Edmonds Dental Hygienist Named Master Clinician: It’s Not Hard to See Why
Dental Hygienists aren’t usually thought of as superheroes, but sometimes the work they do can literally save lives.
Barbara Kempkes Tritz can tell you all about this. A hygienist at Green City Dental in Edmonds, she once saw a patient whose gums bled profusely – a sign of advancing gum disease. Yet bacterial samples taken from her mouth showed few pathogens. She had good plaque control.
“I think you should go see your doctor,” Tritz suggested, knowing that the mouth can often reflect health problems elsewhere in the body. The patient did and found out she had leukemia.
“Needless to say, her MD was surprised to hear that her dental hygienist sent her in because something was not right orally,” Tritz says. “Luckily, we caught things in time, and they immediately started cancer therapy.”
The patient remains alive and in good health to this day.
More Than Just Cleaning Teeth
“Dental hygiene is about so much more than just cleaning teeth,” says Tritz, who was recently awarded the Hu-Friedy/ADHA Master Clinician Award at the American Dental Hygienists’ Association’s annual meeting this year in Louisville, Kentucky.
This recognition honors a clinical hygienist who shows outstanding expertise in relating the interdependence of clinical practice and patient education for the improvement of patient compliance.
“We are the oral health prevention experts,” Tritz adds.
A gifted clinician, Tritz routinely welcomes fellow hygienists into the office to learn about biological preventive dentistry and how she uses natural products to help promote oral and total body healing and wellness.
She also owns and operates Washington Oral Wellness in Kirkland, where she practices orofacial myofunctional therapy. “Myo” addresses disorders of the muscles and functions of the face and mouth – disorders that may affect facial and skeletal growth and development, as well as chewing, swallowing, breathing, and oral hygiene.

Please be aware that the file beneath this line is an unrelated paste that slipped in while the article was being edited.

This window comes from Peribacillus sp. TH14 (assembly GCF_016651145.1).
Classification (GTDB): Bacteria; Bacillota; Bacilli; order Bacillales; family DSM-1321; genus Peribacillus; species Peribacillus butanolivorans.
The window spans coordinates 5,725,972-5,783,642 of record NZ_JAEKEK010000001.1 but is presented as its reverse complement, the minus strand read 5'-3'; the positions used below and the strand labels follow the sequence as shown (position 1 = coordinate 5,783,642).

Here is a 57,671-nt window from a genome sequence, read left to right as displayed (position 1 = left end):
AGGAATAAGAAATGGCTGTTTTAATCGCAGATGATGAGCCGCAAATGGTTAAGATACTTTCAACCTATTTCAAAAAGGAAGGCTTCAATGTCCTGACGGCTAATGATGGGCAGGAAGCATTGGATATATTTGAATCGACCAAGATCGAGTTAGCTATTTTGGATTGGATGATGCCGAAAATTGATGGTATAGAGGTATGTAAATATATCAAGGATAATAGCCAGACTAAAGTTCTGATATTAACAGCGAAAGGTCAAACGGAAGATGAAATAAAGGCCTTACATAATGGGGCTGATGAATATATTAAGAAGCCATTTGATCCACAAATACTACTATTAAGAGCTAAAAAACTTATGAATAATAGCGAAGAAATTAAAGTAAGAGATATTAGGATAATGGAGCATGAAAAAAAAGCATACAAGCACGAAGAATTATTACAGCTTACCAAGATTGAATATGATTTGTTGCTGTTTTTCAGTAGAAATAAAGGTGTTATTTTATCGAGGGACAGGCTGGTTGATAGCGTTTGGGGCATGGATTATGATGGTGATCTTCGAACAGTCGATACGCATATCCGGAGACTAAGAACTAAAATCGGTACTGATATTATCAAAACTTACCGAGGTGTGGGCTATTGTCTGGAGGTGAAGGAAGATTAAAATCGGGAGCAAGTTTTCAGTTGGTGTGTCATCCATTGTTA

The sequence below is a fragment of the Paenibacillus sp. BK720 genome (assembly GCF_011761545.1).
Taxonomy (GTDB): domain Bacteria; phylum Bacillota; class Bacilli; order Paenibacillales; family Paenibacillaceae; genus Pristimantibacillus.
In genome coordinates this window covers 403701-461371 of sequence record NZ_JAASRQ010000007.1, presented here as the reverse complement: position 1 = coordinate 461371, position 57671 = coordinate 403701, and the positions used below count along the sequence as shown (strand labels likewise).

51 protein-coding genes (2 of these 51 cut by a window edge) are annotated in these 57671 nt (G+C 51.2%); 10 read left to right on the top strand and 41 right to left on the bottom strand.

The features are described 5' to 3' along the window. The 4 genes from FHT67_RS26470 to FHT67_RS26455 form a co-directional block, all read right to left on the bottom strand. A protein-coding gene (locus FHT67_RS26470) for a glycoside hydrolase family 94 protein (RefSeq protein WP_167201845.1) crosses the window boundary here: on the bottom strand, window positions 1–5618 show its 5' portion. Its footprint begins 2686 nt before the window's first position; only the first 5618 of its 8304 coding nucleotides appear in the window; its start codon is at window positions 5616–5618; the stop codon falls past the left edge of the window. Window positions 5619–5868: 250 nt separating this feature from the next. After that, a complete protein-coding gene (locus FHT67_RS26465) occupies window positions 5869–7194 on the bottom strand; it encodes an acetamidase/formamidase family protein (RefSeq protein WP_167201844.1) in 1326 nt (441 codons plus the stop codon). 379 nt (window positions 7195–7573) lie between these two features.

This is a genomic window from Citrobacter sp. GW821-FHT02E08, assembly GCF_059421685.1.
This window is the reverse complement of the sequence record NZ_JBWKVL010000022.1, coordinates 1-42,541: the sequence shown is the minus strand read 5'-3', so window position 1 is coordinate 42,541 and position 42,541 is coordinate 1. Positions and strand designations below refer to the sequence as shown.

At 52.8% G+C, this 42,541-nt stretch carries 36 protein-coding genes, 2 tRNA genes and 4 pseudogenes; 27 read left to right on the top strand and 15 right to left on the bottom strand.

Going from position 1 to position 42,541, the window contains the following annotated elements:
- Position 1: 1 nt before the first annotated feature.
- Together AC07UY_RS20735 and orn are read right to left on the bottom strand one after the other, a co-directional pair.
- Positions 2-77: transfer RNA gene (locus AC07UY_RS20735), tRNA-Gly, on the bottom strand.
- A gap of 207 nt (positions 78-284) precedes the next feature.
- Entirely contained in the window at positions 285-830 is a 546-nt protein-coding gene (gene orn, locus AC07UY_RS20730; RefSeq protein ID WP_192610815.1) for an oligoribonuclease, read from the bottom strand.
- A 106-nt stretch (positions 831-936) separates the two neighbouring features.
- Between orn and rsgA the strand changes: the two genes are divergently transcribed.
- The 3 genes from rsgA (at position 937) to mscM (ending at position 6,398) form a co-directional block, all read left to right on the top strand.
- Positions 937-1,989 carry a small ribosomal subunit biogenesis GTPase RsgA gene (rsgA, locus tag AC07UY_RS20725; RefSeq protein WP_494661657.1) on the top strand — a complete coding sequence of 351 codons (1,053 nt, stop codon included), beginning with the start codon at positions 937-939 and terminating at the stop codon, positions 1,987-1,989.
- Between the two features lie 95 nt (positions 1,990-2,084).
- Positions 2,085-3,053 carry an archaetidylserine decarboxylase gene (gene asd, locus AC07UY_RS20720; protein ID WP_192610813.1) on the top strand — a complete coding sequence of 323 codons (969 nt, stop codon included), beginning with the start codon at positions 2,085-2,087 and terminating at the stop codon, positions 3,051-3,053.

“If you ignore these problems, then it won’t matter how good a brusher you are. You’ll still have gum or tooth decay problems. All oral diseases have a myofunctional component.”
“The Queen of Dental Hygiene”
Known by her patients as the “Queen of Dental Hygiene,” Tritz maintains a blog of the same name, where she writes about oral wellness, proper breathing, gum disease, tooth decay, proper orofacial development, and related topics. She also volunteers, teaching these matters in local schools and to professional groups alike.
“There’s so much you can do to prevent dental problems naturally,” says Tritz, “starting with regularly removing plaque with the best tools you can use. That includes a power toothbrush, floss, water irrigation, soft picks or interdental brushes, and baking soda paste.
“Nasal hygiene is just as important. Breathe through your nose all the time. And make sure you eat fresh, healthy, colorful food, avoiding carb-heavy meals. Those sticky foods contribute to tooth decay.”
“Barb is superb,” says one of her patients. “She knows more than any hygienist I’ve ever seen.”
Tritz and her husband Tom live in Kirkland. She is the daughter of Dr. Paul H. Kempkes of New Hartford, New York, and Ms. Inge Horn of Dunnellon, Florida. She is a graduate of Onondaga Community College’s dental hygiene program and holds a BS in dental auxiliary teacher education from the University of North Carolina, Chapel Hill, and and MS in business from Husson College (now Husson University).